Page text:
Heart Home > Nexterone

Nexterone is used to treat serious heart rhythm problems called ventricular arrhythmias. This prescription medication is available as an injection, which is given slowly into a vein by your healthcare provider. Your dosage will depend on the severity of your condition, how you respond to this medicine, and various other factors. Possible side effects include fever, nausea, and a slow heart rate.

What Is Nexterone?

Nexterone® (amiodarone premixed injection) is a prescription injectable medication approved to treat life-threatening irregular heartbeats known as ventricular arrhythmias. It belongs to a class of medications called antiarrhythmics.
 
The active ingredient in Nexterone, amiodarone, is available in tablet form as well (Cordarone®, Pacerone®). Like the tablets, Nexterone is reserved for cases when other antiarrhythmics have not adequately controlled the arrhythmia. Nexterone may also be used in people who are unable to take amiodarone by mouth.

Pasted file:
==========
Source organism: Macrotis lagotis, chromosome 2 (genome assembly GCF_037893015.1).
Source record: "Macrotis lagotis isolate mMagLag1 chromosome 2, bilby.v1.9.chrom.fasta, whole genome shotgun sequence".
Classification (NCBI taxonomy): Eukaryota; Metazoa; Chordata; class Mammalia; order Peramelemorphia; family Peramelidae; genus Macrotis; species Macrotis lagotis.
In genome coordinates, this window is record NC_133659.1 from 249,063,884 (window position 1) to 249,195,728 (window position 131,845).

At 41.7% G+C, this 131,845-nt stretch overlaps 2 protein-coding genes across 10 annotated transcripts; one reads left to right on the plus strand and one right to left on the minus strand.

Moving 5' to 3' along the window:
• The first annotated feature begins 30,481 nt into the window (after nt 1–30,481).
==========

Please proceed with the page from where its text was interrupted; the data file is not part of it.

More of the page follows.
In addition, there is an injectable form of amiodarone that requires mixing prior to use. Nexterone differs from regular injectable amiodarone in that it does not need to be mixed.
 
(Click Nexterone Uses for more information on this topic, including possible off-label uses.)
 

Who Makes This Medication?

Nexterone is made by Baxter Healthcare Corporation.
 

How Does Nexterone Work?

Nexterone belongs to a group of medications known as antiarrhythmics. Most antiarrhythmic medications are further categorized using a system known as the Vaughn-Williams classification system. This system divides the medications into four general classes based on how they work.
 
Nexterone is considered a Class III antiarrhythmic; however, it has properties of all four classes and therefore works in several different ways. The most important way it works is by its Class III antiarrhythmic actions.
 
Class III antiarrhythmic medications block potassium channels in the heart, preventing potassium from leaving the cells of the heart muscle. This action prolongs the heart's refractory period, which is the period of time heart cells will not respond to a new electrical signal. By extending the refractory period, Nexterone helps the heart tissue resist any electrical signal that is trying to come through prematurely.
 
Written by/reviewed by:
Last reviewed by: Kristi Monson, PharmD;
Last updated/reviewed:
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